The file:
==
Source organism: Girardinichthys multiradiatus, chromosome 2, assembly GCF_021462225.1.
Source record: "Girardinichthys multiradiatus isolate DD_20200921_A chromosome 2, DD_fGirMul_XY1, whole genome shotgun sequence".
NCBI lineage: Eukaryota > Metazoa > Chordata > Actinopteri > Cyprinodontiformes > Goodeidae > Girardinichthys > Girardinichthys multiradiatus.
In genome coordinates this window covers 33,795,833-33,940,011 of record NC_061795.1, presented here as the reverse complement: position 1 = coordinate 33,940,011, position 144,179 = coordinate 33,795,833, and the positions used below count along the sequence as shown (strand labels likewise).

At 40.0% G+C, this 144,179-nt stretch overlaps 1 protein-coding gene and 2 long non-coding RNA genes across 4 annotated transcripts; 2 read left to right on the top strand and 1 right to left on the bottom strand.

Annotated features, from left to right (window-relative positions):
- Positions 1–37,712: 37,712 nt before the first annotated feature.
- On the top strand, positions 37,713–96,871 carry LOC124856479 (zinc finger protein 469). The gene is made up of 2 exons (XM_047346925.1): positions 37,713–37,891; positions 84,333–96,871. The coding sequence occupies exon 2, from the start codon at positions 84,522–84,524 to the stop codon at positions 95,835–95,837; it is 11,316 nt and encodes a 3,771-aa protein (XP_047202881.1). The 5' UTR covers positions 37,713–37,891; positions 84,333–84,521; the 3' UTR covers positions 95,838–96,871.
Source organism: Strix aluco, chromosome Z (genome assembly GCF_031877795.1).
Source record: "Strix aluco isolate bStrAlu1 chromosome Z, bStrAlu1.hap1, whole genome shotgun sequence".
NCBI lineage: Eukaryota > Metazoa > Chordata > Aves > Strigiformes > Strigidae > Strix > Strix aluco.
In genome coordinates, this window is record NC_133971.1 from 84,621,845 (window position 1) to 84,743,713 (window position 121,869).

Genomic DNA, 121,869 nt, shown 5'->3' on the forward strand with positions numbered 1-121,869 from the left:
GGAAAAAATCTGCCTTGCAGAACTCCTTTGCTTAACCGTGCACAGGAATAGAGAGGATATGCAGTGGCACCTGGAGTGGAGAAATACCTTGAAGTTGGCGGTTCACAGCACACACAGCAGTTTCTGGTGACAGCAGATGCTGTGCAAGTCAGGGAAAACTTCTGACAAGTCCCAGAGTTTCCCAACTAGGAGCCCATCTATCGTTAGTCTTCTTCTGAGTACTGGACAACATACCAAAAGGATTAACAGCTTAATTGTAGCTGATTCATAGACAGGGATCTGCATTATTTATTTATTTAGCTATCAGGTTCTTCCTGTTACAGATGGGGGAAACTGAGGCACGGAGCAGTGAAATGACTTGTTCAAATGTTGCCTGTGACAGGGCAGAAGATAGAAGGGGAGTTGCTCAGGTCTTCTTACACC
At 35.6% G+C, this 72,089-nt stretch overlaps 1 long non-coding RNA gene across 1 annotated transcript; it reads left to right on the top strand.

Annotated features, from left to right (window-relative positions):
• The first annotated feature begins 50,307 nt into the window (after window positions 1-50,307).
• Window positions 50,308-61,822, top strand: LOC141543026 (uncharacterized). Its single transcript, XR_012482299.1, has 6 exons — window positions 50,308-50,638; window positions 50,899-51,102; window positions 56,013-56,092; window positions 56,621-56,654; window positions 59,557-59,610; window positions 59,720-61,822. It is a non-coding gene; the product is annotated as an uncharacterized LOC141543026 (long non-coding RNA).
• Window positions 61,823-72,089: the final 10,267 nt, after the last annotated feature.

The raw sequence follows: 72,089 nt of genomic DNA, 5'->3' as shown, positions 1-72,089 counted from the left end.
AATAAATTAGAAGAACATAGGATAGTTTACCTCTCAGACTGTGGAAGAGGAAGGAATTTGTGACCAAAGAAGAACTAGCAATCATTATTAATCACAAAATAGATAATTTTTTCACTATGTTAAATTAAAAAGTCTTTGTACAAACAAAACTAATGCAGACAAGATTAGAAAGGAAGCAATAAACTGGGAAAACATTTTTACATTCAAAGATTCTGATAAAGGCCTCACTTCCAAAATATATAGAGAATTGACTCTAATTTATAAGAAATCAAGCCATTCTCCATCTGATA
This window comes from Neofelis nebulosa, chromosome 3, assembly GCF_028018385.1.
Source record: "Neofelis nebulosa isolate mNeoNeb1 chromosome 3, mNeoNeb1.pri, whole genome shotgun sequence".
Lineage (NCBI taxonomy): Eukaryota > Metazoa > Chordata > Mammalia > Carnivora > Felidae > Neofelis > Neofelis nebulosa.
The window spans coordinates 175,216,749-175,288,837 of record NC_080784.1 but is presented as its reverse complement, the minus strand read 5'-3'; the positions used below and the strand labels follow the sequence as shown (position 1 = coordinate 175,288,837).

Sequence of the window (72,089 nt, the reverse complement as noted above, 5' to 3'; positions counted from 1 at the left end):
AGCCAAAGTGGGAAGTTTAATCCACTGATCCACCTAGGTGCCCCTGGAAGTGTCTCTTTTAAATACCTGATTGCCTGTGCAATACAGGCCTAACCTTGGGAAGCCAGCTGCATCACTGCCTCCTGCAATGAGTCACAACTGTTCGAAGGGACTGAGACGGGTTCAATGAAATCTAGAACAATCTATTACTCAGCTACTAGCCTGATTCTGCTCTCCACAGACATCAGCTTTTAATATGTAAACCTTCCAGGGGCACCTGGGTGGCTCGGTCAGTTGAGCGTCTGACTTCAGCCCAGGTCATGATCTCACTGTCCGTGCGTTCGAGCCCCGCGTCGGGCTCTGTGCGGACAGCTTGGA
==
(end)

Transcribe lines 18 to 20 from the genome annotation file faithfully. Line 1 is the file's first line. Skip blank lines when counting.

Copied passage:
• Window positions 50,308-61,822, top strand: LOC141543026 (uncharacterized). Its single transcript, XR_012482299.1, has 6 exons — window positions 50,308-50,638; window positions 50,899-51,102; window positions 56,013-56,092; window positions 56,621-56,654; window positions 59,557-59,610; window positions 59,720-61,822. It is a non-coding gene; the product is annotated as an uncharacterized LOC141543026 (long non-coding RNA).
• Window positions 61,823-72,089: the final 10,267 nt, after the last annotated feature.

The raw sequence follows: 72,089 nt of genomic DNA, 5'->3' as shown, positions 1-72,089 counted from the left end.